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Wood Boiler venting.

Leo_10 Member Posts: 22
They have flatplate heat exchangers available for this purpose. Around here no one spends the money for them and often times their system becomes air bound. We get the call that "our" boiler messed up when it is the fault of the wood boiler. A couple of today's boiler companies will not warranty their boiler if attached to an open system.



  • Jim Alexander
    Jim Alexander Member Posts: 2
    Vented wood boilers

    All wood fired boilers are vented to the atmosphere as delivered. To eliminate the introduction of oxygen to the system I am thinking of closing off the boiler vent and adding an expansion tank to the system. Is this feasible and are there any areas to watch out for?

  • jp_2
    jp_2 Member Posts: 1,935
    oh boy

    you like to build bombs do you?

    what happens at full fire when the circulator pump stops pumping?

  • Jim Alexander
    Jim Alexander Member Posts: 2
    Wood boiler venting

    Thanks Leo,
    I know the Boiler salesman (Central) does not suggest anything like that but I also know they do sell a flat plate heat exchanger (water to Air).
    I am suprised to hear they can be used as an optional vent but I'll sure start investigating it. My major concern was to establish the feasibility and size of an expansion tank needed until the boiler controls shut off the air to the boiler. The boiler salesman says just leave the system unvented and use all copper and Pex piping. Seeing as how the inside of the boiler itself is steel, I think that still allows the possibility of corrosion over time.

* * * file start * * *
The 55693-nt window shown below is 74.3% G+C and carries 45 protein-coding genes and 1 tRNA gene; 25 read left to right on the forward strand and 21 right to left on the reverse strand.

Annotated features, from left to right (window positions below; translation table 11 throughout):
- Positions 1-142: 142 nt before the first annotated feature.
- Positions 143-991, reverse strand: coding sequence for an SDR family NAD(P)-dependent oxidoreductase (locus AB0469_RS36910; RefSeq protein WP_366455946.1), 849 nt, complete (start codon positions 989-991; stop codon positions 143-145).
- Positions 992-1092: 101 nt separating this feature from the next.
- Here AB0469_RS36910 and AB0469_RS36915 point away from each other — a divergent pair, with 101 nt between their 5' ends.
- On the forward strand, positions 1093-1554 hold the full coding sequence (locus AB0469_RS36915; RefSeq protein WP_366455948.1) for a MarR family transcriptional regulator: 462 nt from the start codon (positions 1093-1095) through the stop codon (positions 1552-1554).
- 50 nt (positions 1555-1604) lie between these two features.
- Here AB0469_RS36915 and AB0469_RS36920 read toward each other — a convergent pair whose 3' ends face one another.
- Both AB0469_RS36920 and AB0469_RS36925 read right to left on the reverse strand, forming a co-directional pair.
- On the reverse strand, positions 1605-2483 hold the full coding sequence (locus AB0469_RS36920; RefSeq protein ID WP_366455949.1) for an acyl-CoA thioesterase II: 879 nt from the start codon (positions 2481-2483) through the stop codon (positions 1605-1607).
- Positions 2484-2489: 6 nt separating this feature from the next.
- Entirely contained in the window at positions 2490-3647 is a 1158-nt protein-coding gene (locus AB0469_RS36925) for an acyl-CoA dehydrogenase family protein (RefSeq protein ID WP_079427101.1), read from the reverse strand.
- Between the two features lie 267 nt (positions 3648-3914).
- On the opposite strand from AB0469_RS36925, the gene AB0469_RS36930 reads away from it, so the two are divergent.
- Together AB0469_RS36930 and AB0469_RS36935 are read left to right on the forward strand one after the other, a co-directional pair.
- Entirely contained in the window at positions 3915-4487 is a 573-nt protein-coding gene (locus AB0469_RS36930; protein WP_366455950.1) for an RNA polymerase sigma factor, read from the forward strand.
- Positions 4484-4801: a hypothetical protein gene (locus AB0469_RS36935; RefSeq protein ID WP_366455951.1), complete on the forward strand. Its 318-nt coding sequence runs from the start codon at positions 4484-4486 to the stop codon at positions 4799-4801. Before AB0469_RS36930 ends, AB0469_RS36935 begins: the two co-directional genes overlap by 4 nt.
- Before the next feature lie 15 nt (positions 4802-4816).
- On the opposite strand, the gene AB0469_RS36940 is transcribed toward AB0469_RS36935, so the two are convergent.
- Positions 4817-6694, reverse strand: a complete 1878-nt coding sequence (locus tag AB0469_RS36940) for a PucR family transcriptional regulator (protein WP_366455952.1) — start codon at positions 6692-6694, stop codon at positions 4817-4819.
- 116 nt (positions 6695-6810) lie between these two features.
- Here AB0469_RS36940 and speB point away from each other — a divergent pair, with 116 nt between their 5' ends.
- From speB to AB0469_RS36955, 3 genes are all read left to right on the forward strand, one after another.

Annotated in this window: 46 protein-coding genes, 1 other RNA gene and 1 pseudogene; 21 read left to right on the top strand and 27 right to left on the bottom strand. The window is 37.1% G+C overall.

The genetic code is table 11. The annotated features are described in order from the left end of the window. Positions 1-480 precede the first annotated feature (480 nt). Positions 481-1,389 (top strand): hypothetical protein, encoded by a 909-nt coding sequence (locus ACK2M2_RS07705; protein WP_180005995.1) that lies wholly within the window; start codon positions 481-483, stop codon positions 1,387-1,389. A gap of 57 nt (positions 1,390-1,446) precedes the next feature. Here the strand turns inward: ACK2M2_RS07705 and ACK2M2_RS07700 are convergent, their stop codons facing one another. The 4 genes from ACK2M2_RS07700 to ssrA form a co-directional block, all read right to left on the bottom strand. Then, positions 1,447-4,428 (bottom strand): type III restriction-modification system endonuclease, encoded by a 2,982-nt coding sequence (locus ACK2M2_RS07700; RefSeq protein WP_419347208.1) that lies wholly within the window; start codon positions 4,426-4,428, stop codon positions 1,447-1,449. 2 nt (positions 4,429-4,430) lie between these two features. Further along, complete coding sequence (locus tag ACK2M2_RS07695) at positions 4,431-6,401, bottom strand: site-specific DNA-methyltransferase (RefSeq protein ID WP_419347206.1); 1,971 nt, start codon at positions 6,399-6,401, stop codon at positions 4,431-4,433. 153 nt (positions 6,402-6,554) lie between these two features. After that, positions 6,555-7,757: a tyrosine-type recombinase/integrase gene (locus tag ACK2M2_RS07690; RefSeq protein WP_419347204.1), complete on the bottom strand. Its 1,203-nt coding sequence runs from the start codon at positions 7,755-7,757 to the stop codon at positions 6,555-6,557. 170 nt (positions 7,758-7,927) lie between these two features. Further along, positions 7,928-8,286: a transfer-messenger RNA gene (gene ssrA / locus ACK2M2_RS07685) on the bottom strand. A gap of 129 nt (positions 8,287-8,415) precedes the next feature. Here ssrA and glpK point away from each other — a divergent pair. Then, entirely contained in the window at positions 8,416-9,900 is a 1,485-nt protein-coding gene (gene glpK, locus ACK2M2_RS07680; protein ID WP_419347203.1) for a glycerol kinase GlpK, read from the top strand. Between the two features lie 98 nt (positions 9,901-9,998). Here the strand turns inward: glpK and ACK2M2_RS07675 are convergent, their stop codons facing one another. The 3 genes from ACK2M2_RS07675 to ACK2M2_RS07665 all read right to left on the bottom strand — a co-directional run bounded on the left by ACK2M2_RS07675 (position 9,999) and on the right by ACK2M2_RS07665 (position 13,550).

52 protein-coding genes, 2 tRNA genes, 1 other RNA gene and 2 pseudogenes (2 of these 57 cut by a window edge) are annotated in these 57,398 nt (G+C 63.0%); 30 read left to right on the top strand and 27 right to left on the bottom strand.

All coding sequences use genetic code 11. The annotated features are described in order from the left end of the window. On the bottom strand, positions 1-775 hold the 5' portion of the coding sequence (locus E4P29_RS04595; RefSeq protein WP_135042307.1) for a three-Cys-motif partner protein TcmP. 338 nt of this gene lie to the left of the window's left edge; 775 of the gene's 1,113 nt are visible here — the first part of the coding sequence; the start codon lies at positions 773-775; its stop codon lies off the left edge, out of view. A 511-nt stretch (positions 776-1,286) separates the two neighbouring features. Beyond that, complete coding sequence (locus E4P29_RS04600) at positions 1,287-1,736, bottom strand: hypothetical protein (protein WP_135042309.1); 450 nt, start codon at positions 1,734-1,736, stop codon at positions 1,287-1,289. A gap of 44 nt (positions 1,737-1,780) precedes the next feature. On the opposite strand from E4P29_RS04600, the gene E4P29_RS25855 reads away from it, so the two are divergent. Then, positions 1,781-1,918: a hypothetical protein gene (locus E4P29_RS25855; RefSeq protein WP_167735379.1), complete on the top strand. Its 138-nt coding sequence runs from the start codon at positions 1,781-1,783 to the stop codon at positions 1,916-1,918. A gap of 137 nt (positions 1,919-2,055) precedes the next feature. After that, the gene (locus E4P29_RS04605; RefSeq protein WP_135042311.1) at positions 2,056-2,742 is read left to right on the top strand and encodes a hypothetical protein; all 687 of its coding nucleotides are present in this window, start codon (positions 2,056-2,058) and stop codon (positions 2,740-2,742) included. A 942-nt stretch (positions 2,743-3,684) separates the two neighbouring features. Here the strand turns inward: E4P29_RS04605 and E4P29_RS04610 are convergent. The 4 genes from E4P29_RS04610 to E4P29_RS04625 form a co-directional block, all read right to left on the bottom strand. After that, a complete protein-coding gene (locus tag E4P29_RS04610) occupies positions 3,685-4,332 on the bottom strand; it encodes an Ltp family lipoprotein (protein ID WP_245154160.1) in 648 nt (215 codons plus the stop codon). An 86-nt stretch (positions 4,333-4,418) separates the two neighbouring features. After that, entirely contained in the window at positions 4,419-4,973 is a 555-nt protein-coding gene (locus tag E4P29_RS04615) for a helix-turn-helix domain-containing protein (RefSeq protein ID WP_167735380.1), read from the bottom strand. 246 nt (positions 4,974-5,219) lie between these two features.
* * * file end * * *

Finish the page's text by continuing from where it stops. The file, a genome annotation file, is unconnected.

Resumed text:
• Leo_10
    Leo_10 Member Posts: 22
    If you use

    If you use the flat plate heat exchanger it is water to water. The house boiler and the wood boiler water never touches each other. As far as corrosion I am told the wood boiler has chemicals available for this purpose. This way it stays an open system on the wood side and you eliminate the chance of a bomb. A few things to keep in mind, the amount of wood these things use. It isn't cost effective if you have to buy wood. Your neighborhood, if it is crowded may have restrictions on the time of year these units are allowed to be used this may be so in any neighborhood. I am in a crowded neighborhood and the wood stove smoke gets into my house making me walk around looking for the fire. But in the right area they are no problem. One other thing, does the dealer have his own install crew and does he offer service. If not anything he says to get you to buy is suspect in my opinion. As an oil guy I have seen air problems because the dealer said the heat exchanger was not necessary. Plus they don't know or won't tell you about the home boiler warranty being void on the open system.

  • Steve Eayrs_2
    Steve Eayrs_2 Member Posts: 56
    All wood fired boilers

    ARE NOT designed to be atmopheric. Some are designed for pressurized systems. I am sure it would not be advisable to pressurize a non-pressure vessel. Its not rated for pressure and if not blow up on you, at leas void the warranty.

    And of course I hope you would also add a T&P valve!

    Some wood fired boiler companies (Tarm is one) are pushing installing a large buffer tank. This tank is atmospheric, and can be up to 1500 gal.. or so. The boiler itself may be a pressurized type, but the heat exchanger would be setting down in the big buffer tank. The tank resembles a big hot tub w/ a lid, but not sealed.

    If some sales guys is telling you you can pressurize an atmospheric vented boiler, as to see it in print.

  • Kevin O. Pulver
    Kevin O. Pulver Member Posts: 380
    Amen Steven

    The ones that aren't pressure rated aren't "real" boilers are they? I've heard Hot Rod describe them as a "tea kettle hanging over a fire" and in certain areas I've heard they're already outlawed as not burning clean enough.
    I'm fortunate to finally have a chance to install a Tarm with 1000 gallon heat storage tank as you described.
    Can't wait to see it work. Kevin
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